When one of your older relatives shows signs of needing more help, you will most likely think of the day to day practical matters first such as dealing with medication and transportation options to get this loved one to physicians or the hospital.
While these are certainly valid questions that should be addressed immediately, there are also other issues of elder care that need to accomplished over the long run and they are just as important. There are four primary steps that you can take to accomplish this goal.
The best time to get all of your legal plans in order is before an unanticipated care event happens. This means while your loved one is still healthy and can talk more about his or her wishes and decisions before they actually have to be made. While this is not always an easy conversation to have, it can be extremely beneficial for avoiding problems in the future.
Cover All of Your Bases
Legal planning for an elderly loved one should focus on three primary areas. Making plans for the person’s property and finances, addressing healthcare and long term care issues and naming one or more individuals to help make decisions in the event that the family member is unable to do so.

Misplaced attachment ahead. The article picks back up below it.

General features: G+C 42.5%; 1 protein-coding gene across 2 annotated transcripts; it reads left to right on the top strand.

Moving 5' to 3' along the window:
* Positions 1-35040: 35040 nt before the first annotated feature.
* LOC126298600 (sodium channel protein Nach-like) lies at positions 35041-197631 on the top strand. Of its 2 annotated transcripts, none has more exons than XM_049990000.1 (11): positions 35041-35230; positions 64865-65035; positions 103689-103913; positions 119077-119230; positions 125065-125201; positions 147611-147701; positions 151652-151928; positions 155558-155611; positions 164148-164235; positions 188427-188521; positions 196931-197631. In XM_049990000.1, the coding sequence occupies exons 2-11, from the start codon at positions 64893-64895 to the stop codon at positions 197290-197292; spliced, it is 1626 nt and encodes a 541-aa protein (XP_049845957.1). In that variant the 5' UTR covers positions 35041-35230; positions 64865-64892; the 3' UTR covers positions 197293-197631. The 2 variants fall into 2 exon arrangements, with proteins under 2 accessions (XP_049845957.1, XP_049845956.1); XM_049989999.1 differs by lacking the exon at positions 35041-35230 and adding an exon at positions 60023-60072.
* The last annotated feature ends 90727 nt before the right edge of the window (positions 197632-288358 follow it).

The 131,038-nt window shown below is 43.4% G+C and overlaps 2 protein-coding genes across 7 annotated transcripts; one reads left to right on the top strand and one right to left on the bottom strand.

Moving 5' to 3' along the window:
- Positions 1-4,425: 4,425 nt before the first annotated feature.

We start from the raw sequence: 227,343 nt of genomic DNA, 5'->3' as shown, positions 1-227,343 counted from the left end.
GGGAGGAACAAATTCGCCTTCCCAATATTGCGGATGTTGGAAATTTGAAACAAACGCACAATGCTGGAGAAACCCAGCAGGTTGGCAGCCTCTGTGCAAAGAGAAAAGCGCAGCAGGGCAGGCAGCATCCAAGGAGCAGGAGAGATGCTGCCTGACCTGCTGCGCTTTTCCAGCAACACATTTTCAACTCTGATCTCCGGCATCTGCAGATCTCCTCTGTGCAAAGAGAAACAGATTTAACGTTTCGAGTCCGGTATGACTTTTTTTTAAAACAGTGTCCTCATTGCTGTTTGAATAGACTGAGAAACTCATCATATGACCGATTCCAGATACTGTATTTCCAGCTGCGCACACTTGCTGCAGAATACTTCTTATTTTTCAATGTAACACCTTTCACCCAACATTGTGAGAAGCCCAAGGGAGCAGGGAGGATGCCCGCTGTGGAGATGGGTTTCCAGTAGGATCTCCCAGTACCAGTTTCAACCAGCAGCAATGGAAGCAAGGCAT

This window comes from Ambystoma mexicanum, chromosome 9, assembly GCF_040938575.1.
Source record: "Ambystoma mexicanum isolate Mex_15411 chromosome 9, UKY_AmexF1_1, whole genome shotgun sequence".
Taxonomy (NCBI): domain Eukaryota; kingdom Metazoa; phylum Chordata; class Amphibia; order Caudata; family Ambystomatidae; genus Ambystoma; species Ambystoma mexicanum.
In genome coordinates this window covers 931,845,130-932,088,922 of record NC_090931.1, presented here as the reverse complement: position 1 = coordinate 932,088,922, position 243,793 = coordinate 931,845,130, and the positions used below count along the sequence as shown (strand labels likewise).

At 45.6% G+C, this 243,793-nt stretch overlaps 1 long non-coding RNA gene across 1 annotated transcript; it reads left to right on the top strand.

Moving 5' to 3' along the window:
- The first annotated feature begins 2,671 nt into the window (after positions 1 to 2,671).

Collect All Legal Documents
It might be a good time to update legal documents or to put existing ones into an organized fashion. These include advanced directives, financial documents about the person’s assets, and estate planning documents like powers of attorney, wills and trust and contact details for individuals that the loved one would like to name as a decision maker in the event that he or she becomes incapacitated.
Speak with an Elder Law Attorney
An elder law specialist is strongly recommended because there are many different issues that influence an individual who may need additional care. This is particularly true if you have questions about qualifying for Medicaid. An elder law specialist in Valdosta can help to answer all of these questions and to give you a pathway for accomplishing the remainder of your planning goals.